Christian Children's Fund
The scenario had become all too common for Christian Children's Fund. Mike Pressendo's young son had chosen to sponsor a Cambodian child through the Christian Children's Fund Web site. But when the Cambodian affiliate — called ChildFund Cambodia — sent his sponsor package, it immediately caused confusion for the boy. Why, when he had sponsored a child through Christian Children's Fund, was he now receiving information on the sponsorship from another organization?
Editor’s Note: Direct-response television isn’t for every nonprofit organization, but with the proper planning and execution, it can be a solid source of income. Here, three professionals talk about their experiences with both long- and short-form DRTV.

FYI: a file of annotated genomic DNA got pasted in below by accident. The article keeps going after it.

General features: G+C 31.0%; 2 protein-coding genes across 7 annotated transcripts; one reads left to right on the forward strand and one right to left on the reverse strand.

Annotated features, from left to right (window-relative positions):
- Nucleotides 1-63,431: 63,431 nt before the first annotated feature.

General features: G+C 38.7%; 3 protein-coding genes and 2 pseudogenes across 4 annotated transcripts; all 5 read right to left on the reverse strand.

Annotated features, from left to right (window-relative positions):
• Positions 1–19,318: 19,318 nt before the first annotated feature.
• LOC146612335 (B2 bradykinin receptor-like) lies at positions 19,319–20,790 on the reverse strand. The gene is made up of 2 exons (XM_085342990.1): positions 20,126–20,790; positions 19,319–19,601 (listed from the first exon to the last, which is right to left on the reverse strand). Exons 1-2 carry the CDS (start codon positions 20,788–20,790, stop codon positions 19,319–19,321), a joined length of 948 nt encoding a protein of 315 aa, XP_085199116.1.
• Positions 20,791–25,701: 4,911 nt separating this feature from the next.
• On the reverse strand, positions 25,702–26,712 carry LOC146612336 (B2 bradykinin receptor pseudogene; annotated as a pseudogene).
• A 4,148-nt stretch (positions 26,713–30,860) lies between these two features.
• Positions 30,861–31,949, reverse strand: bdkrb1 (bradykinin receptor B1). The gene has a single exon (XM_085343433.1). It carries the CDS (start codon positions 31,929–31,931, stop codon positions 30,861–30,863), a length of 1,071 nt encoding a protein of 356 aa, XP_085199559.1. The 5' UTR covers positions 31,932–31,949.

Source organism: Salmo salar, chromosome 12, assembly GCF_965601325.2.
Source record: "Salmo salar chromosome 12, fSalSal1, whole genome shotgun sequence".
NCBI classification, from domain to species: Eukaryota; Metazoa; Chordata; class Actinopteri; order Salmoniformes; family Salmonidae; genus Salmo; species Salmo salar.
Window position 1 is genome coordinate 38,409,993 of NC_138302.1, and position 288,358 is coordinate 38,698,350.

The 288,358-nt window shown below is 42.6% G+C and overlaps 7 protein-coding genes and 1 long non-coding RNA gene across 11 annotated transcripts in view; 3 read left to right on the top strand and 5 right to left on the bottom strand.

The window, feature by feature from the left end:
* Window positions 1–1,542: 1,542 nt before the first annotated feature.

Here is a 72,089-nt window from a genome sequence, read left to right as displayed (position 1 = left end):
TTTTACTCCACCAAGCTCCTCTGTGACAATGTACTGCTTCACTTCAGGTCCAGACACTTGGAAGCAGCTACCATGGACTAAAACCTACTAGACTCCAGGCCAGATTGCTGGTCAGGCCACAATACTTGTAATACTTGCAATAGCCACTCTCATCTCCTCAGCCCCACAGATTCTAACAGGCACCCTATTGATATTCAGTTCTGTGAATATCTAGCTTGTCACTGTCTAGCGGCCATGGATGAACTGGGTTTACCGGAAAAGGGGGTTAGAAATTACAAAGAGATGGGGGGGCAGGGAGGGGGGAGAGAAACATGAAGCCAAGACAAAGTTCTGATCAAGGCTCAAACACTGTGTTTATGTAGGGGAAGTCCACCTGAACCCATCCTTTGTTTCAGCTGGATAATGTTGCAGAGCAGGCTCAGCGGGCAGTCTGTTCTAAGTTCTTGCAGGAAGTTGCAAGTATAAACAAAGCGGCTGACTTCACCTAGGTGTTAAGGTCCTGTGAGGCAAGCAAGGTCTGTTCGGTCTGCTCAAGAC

Nonprofit direct-response fundraising programs historically have centered around one channel, usually direct mail. But as other channels become more viable and new ones emerge — can you say W-E-B? — innovative organizations have become aggressive in incorporating them into their fundraising mix.
There seems to be a general misconception in our industry that the elements of successful DRTV are a well-kept secret shared among a few nonprofits. But the truth is that good DRTV follows the same principles of any good direct response, and it requires the same dogged discipline of testing and measuring. But it must be worth it. Through July this year, nonprofits have a reported spending of $27 million in short-form (generally two minutes or less) TV advertising, according to Nielsen Media Research. Nonprofits that use DRTV successfully are able to manage each of the medium's five critical components: offer, creative, media